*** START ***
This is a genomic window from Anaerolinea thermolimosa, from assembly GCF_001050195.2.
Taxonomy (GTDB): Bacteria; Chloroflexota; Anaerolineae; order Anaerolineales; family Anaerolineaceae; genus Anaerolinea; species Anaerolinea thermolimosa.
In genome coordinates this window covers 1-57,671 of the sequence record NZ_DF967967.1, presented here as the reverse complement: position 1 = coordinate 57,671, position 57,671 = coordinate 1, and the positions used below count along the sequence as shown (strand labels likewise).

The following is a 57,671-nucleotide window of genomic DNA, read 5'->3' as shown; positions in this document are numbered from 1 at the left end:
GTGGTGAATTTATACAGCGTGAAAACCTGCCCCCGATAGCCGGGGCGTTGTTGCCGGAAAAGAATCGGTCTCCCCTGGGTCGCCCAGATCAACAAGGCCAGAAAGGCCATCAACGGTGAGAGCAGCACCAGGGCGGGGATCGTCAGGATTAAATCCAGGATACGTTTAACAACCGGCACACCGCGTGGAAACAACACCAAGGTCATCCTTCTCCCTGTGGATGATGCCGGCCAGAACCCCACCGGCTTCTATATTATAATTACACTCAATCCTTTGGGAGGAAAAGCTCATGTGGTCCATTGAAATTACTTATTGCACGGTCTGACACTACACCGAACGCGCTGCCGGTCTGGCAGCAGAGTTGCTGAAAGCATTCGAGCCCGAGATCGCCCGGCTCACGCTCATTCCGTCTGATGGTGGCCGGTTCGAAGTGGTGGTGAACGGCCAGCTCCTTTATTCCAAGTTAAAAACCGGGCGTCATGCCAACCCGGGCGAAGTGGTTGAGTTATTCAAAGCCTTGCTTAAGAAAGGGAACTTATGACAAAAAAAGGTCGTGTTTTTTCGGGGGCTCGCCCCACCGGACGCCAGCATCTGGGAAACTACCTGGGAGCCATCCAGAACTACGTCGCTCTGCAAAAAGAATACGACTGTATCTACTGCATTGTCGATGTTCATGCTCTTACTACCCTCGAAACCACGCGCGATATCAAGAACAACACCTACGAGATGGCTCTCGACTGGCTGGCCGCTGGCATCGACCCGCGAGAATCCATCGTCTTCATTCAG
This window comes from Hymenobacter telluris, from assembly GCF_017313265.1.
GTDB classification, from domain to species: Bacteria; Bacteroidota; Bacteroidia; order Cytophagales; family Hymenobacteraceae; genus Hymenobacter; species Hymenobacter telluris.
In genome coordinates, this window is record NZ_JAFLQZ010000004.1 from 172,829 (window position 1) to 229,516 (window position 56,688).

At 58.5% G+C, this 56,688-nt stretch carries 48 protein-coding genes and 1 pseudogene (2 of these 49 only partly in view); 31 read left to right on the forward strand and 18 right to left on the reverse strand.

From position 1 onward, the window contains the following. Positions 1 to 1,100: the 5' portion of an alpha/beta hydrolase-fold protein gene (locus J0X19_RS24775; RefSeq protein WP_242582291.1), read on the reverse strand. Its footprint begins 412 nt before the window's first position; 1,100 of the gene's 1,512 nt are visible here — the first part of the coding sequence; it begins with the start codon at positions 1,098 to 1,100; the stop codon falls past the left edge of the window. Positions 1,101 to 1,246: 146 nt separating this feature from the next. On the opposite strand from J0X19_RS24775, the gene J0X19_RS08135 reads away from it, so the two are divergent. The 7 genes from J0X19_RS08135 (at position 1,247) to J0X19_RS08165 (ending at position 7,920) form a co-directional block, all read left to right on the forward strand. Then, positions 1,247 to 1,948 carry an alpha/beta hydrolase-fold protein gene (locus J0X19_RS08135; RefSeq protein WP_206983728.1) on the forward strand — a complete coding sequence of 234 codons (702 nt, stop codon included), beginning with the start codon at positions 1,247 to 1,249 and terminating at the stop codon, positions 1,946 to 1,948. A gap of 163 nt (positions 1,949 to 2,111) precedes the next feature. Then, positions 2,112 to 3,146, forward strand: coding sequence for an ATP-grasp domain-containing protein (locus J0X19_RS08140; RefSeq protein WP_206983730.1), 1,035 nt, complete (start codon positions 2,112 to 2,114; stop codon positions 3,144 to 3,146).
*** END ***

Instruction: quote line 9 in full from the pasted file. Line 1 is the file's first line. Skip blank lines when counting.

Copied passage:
At 58.5% G+C, this 56,688-nt stretch carries 48 protein-coding genes and 1 pseudogene (2 of these 49 only partly in view); 31 read left to right on the forward strand and 18 right to left on the reverse strand.